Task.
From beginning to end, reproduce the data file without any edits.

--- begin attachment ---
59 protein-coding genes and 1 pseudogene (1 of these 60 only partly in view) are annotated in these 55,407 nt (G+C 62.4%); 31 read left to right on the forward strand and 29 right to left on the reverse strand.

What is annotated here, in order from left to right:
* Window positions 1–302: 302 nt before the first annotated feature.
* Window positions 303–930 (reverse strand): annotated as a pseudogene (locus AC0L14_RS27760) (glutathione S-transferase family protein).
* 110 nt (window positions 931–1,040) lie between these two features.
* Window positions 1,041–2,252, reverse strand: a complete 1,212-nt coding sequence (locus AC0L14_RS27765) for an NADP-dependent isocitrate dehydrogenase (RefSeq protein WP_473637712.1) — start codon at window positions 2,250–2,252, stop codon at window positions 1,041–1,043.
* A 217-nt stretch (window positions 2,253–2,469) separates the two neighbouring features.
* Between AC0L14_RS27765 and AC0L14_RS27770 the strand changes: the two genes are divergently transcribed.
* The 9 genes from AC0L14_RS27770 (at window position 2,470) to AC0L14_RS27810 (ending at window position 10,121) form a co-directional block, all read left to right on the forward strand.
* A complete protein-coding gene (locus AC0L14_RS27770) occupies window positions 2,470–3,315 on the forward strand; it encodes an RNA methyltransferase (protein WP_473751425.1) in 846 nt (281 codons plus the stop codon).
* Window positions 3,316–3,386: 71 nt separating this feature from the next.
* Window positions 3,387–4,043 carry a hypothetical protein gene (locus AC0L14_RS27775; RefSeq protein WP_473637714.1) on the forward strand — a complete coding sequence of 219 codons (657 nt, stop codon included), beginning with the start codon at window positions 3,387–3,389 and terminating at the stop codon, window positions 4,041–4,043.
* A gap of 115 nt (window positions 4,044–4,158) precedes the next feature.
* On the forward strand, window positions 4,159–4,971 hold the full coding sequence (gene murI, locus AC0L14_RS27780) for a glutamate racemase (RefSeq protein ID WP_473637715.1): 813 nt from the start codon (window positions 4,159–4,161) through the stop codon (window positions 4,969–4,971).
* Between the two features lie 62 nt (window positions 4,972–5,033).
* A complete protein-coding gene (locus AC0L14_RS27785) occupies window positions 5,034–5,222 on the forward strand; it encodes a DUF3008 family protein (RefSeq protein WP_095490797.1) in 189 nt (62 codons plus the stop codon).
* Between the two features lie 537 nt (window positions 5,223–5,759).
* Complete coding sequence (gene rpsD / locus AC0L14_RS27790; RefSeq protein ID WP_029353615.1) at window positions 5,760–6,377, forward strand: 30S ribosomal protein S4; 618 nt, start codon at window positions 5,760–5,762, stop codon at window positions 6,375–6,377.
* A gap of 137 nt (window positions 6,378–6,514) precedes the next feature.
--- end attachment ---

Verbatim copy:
59 protein-coding genes and 1 pseudogene (1 of these 60 only partly in view) are annotated in these 55,407 nt (G+C 62.4%); 31 read left to right on the forward strand and 29 right to left on the reverse strand.

What is annotated here, in order from left to right:
* Window positions 1–302: 302 nt before the first annotated feature.
* Window positions 303–930 (reverse strand): annotated as a pseudogene (locus AC0L14_RS27760) (glutathione S-transferase family protein).
* 110 nt (window positions 931–1,040) lie between these two features.
* Window positions 1,041–2,252, reverse strand: a complete 1,212-nt coding sequence (locus AC0L14_RS27765) for an NADP-dependent isocitrate dehydrogenase (RefSeq protein WP_473637712.1) — start codon at window positions 2,250–2,252, stop codon at window positions 1,041–1,043.
* A 217-nt stretch (window positions 2,253–2,469) separates the two neighbouring features.
* Between AC0L14_RS27765 and AC0L14_RS27770 the strand changes: the two genes are divergently transcribed.
* The 9 genes from AC0L14_RS27770 (at window position 2,470) to AC0L14_RS27810 (ending at window position 10,121) form a co-directional block, all read left to right on the forward strand.
* A complete protein-coding gene (locus AC0L14_RS27770) occupies window positions 2,470–3,315 on the forward strand; it encodes an RNA methyltransferase (protein WP_473751425.1) in 846 nt (281 codons plus the stop codon).
* Window positions 3,316–3,386: 71 nt separating this feature from the next.
* Window positions 3,387–4,043 carry a hypothetical protein gene (locus AC0L14_RS27775; RefSeq protein WP_473637714.1) on the forward strand — a complete coding sequence of 219 codons (657 nt, stop codon included), beginning with the start codon at window positions 3,387–3,389 and terminating at the stop codon, window positions 4,041–4,043.
* A gap of 115 nt (window positions 4,044–4,158) precedes the next feature.
* On the forward strand, window positions 4,159–4,971 hold the full coding sequence (gene murI, locus AC0L14_RS27780) for a glutamate racemase (RefSeq protein ID WP_473637715.1): 813 nt from the start codon (window positions 4,159–4,161) through the stop codon (window positions 4,969–4,971).
* Between the two features lie 62 nt (window positions 4,972–5,033).
* A complete protein-coding gene (locus AC0L14_RS27785) occupies window positions 5,034–5,222 on the forward strand; it encodes a DUF3008 family protein (RefSeq protein WP_095490797.1) in 189 nt (62 codons plus the stop codon).
* Between the two features lie 537 nt (window positions 5,223–5,759).
* Complete coding sequence (gene rpsD / locus AC0L14_RS27790; RefSeq protein ID WP_029353615.1) at window positions 5,760–6,377, forward strand: 30S ribosomal protein S4; 618 nt, start codon at window positions 5,760–5,762, stop codon at window positions 6,375–6,377.
* A gap of 137 nt (window positions 6,378–6,514) precedes the next feature.